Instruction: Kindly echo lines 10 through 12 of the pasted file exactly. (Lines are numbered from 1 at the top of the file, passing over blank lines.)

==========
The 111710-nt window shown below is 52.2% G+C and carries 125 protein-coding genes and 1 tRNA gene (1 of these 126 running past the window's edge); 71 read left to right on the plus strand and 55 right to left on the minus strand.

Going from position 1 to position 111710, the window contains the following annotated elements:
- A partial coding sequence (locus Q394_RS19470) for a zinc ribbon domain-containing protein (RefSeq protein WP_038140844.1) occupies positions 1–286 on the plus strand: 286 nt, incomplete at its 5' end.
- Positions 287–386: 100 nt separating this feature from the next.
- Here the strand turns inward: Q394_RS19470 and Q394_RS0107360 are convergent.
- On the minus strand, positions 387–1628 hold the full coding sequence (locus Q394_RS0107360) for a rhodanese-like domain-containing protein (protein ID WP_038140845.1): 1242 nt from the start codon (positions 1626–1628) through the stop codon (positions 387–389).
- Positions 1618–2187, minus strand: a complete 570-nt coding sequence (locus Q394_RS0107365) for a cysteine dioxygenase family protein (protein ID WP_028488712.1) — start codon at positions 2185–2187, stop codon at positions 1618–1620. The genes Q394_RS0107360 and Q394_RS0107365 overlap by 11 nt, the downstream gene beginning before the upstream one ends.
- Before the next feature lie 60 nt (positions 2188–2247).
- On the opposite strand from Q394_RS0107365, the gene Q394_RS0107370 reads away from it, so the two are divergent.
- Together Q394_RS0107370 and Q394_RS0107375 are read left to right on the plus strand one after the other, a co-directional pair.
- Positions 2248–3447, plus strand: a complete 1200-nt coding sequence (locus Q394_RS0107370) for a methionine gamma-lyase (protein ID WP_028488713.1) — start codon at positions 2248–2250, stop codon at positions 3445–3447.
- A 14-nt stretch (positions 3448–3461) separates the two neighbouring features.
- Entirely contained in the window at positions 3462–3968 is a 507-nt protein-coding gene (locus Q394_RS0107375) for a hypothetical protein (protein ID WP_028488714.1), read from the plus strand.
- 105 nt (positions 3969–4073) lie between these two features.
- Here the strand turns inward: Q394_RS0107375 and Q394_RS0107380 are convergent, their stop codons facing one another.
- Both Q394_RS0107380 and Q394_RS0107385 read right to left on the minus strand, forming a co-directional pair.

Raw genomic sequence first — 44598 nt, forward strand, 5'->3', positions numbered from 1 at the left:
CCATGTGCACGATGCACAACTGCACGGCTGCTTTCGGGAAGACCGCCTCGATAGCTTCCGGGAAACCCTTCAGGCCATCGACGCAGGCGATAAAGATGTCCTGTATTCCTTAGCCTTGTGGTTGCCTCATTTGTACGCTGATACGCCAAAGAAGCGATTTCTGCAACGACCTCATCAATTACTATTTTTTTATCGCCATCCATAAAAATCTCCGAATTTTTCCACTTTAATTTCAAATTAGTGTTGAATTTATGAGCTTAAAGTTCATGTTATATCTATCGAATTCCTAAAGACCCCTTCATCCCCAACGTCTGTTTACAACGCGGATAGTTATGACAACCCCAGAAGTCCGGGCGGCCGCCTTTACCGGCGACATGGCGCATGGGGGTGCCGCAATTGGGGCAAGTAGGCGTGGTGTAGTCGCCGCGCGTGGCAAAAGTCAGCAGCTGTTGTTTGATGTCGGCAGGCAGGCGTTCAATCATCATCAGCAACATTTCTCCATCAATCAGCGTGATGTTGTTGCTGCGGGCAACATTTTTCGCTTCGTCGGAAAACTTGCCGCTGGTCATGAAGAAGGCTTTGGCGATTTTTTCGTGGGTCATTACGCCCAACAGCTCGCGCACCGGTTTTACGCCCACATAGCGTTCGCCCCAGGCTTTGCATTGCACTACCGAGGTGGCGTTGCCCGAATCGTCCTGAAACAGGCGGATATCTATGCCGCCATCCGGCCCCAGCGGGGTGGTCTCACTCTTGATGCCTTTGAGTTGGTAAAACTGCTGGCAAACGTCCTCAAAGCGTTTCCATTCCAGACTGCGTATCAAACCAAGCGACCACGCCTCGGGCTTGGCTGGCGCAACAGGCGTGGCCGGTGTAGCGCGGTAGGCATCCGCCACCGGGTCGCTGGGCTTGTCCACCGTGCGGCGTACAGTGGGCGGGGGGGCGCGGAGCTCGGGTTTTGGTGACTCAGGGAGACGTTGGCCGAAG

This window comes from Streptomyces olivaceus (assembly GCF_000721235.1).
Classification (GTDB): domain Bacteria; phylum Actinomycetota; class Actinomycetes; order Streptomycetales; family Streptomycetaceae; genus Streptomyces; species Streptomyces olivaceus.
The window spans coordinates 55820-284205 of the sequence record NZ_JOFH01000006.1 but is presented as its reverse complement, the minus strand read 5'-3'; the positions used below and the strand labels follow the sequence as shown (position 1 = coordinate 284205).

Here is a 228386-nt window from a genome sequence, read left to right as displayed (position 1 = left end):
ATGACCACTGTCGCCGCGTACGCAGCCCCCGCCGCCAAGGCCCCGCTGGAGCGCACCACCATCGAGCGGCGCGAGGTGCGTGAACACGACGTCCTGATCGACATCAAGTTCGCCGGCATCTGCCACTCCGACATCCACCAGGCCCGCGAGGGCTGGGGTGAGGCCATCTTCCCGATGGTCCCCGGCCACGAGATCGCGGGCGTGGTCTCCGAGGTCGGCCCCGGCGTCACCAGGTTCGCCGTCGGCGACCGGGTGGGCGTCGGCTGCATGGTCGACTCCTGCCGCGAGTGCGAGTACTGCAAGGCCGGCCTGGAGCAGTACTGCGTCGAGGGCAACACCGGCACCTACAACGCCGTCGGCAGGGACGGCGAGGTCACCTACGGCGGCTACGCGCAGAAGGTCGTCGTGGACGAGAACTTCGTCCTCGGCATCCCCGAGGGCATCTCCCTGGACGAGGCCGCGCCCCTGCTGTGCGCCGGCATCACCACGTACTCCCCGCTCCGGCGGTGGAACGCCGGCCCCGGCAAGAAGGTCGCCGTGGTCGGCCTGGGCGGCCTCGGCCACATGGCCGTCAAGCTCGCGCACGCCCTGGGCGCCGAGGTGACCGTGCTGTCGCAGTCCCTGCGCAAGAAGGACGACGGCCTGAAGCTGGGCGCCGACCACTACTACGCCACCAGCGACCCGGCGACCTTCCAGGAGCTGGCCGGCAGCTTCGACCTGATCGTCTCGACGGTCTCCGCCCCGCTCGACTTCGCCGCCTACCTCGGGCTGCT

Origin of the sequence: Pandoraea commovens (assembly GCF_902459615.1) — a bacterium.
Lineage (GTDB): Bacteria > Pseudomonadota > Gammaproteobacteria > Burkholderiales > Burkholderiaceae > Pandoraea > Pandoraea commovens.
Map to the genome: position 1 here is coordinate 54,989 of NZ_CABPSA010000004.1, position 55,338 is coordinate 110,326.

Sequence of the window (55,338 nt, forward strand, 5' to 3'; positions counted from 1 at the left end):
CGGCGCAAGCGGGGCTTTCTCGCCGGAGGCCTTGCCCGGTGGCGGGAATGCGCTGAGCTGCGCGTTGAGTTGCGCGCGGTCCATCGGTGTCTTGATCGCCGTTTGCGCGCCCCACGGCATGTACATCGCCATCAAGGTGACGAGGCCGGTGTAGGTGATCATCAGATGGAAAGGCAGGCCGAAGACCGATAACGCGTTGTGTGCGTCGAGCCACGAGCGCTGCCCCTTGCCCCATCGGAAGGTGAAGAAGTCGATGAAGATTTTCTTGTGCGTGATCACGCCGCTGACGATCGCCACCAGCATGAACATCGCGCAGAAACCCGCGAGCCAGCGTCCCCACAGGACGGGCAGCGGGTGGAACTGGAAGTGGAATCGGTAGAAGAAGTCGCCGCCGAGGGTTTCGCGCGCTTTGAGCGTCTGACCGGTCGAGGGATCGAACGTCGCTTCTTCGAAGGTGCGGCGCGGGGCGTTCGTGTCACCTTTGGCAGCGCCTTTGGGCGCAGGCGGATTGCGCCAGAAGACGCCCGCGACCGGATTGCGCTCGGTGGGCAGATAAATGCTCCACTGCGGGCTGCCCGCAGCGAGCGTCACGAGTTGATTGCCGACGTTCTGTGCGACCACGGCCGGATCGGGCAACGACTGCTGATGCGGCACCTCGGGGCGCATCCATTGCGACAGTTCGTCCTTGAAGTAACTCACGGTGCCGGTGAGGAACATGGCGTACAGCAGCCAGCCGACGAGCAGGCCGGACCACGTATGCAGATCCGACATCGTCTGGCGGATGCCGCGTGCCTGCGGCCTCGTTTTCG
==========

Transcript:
- Together Q394_RS0107370 and Q394_RS0107375 are read left to right on the plus strand one after the other, a co-directional pair.
- Positions 2248–3447, plus strand: a complete 1200-nt coding sequence (locus Q394_RS0107370) for a methionine gamma-lyase (protein ID WP_028488713.1) — start codon at positions 2248–2250, stop codon at positions 3445–3447.
- A 14-nt stretch (positions 3448–3461) separates the two neighbouring features.